31 Jul Hydraulics : Elegant Muscle part 4
By Steve Loutrel
The functions of a control system include choosing which cylinder to adjust, reading the pressure in the selected cylinder, and increasing or reducing the pressure.
Cylinder control systems come in various packages. The simplest is the integral cylinder, which has the cylinder, pump, reservoir, release valve, relief valve, and gauge built into one self-contained assembly. In rigging applications it can be simply substituted for a turnbuckle. (The stay may have to be shortened; some builders use a longer turnbuckle designed to match the length of the integral.)
One step up from the integral is the single-function panel that controls one cylinder. The panel may be mounted just about anywhere on deck or below; remote pressure/force displays are best installed in easy-to-read locations. A single-function panel consists of a pump, gauge, relief valve, and release valve. It is connected to the cylinder and a nearby reservoir.
The next level is to add a selector valve, allowing the same panel to control up to four cylinders. As it has only a single gauge and relief valve, only the selected cylinder has its pressure displayed; when pumping, the relief valve protects only that cylinder.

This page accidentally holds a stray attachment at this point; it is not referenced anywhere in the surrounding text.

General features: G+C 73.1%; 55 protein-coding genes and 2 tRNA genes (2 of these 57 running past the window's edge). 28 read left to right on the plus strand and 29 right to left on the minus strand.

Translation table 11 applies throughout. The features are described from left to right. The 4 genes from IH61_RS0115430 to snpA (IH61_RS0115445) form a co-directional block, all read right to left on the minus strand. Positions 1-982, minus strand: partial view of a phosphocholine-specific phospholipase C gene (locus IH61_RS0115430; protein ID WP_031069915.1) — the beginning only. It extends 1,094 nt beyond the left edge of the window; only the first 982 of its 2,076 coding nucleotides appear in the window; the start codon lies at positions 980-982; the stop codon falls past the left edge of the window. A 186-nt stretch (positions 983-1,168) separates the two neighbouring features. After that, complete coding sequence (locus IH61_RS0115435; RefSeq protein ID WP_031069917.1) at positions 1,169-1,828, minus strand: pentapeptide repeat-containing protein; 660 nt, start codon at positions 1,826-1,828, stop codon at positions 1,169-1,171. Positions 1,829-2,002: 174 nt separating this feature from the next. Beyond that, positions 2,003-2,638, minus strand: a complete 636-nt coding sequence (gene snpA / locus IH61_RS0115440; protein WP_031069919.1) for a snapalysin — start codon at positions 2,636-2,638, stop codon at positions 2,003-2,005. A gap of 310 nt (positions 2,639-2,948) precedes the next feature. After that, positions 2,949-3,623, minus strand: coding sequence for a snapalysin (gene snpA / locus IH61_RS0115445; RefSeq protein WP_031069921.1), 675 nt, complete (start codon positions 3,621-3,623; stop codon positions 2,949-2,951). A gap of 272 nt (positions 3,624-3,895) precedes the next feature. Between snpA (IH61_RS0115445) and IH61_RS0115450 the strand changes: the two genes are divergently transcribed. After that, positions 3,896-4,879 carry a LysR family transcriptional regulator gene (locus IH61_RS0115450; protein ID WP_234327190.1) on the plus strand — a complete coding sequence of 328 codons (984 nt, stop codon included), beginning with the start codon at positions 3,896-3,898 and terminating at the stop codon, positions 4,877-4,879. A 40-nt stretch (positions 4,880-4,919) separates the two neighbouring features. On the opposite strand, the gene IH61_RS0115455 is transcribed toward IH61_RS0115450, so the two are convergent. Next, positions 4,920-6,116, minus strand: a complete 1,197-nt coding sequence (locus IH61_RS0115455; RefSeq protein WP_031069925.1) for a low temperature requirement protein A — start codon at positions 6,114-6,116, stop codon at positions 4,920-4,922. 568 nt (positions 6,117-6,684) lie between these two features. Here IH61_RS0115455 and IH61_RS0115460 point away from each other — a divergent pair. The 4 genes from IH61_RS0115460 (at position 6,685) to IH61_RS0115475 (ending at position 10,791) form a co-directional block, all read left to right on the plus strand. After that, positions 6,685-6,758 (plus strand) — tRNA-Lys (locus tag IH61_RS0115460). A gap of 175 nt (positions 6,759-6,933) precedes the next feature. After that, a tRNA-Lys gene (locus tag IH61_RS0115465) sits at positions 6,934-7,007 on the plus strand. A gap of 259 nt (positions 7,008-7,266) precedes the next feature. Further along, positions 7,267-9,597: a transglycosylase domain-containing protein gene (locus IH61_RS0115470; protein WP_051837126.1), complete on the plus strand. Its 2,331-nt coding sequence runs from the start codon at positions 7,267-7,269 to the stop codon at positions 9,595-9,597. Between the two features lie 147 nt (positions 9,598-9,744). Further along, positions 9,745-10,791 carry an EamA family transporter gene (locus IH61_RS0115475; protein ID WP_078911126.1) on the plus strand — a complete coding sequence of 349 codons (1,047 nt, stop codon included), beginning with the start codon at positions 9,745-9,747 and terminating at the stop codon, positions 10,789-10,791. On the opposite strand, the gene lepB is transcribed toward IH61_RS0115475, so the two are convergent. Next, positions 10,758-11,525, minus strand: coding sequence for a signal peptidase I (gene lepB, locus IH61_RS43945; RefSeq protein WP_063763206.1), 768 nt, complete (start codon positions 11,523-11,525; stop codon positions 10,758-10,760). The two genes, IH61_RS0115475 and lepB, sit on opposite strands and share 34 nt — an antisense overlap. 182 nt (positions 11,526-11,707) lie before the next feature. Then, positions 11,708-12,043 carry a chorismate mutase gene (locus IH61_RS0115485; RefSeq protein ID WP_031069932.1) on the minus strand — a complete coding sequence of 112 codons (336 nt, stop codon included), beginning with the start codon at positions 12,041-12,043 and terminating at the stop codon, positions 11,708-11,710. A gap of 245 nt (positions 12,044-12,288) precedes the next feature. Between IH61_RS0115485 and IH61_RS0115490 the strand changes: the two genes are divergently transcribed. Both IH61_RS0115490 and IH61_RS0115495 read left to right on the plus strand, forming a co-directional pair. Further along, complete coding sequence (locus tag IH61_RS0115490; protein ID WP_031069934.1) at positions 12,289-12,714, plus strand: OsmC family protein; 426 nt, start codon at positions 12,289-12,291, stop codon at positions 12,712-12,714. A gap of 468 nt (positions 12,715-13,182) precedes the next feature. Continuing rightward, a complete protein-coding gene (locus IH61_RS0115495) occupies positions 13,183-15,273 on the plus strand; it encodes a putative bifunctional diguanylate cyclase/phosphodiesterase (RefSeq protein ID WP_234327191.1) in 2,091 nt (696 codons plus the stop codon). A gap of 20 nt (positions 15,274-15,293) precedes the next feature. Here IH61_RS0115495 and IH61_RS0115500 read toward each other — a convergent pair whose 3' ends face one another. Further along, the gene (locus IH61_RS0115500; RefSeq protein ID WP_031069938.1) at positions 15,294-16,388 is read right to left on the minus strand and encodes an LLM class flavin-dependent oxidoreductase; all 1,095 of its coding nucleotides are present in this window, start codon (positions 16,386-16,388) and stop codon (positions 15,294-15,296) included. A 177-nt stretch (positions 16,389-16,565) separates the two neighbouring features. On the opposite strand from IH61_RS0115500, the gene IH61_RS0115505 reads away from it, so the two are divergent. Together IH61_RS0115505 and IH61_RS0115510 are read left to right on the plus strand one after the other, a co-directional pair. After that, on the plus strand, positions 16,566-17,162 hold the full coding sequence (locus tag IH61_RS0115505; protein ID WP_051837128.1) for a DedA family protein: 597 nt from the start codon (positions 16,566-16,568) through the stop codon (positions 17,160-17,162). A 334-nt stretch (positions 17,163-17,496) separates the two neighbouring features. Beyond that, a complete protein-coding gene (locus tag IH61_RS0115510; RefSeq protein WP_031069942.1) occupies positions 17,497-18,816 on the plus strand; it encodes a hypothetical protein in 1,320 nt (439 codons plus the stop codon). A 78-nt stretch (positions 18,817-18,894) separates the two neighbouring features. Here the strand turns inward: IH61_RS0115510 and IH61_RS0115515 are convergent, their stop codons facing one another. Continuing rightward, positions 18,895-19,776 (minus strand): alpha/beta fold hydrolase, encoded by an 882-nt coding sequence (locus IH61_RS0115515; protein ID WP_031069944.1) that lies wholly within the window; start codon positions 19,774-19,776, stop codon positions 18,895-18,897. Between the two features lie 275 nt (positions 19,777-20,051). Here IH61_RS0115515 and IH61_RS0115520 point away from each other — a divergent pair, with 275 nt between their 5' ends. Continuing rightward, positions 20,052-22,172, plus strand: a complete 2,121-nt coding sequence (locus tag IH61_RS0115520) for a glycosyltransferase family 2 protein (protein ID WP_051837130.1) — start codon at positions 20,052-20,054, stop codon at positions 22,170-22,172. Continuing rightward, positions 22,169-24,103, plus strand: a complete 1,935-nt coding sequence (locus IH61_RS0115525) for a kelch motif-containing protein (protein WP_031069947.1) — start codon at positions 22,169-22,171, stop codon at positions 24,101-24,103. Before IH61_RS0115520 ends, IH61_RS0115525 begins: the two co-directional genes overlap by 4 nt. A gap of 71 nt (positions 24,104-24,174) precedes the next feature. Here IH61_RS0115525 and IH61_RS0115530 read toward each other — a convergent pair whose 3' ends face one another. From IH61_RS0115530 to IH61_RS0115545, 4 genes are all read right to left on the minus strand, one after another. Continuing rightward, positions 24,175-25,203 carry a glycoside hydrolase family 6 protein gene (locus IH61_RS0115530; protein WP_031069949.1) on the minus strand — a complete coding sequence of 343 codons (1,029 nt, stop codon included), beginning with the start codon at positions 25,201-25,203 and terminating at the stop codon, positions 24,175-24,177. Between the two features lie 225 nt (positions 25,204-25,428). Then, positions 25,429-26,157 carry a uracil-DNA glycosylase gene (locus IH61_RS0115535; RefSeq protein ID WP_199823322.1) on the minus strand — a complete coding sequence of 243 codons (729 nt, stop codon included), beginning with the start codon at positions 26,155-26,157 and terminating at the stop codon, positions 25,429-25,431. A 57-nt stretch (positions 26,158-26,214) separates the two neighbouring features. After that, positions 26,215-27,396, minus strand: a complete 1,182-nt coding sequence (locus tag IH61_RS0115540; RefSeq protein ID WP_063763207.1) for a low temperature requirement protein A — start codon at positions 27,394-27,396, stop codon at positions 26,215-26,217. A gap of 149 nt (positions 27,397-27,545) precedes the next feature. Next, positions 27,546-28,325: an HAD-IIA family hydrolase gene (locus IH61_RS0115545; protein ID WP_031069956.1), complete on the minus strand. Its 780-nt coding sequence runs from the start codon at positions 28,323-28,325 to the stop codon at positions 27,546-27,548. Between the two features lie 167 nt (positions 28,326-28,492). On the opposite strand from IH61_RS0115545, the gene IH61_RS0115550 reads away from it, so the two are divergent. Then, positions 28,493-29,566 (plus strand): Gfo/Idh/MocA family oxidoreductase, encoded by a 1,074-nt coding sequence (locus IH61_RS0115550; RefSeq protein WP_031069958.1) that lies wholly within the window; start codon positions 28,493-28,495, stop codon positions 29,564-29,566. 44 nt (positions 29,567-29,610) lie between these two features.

The top-level control system is a multi-function, multi-valve configuration. This panel typically has a single two-speed pump with a separate high-flow valve assembly for each cylinder or function. Each high-flow valve has a gauge, a relief valve, a pump/hold/release valve, and a flow-control valve to control the speed of release. The valve is designed so that the knob position indicates whether it is the pump, hold, or release mode.
A large racing yacht may have a number of control panels, either independent or interconnected in various ways. For example, it can be possible to adjust boomvang pressure from several different panels. For additional speed, multiple pumps can be trained on a single function.
Stephen “Steve” Loutrel is Consultant in Naval Architecture and Mechanical Engineer
Director of engineering in Navtec and Lewmar-Navtec from 1976 to 2009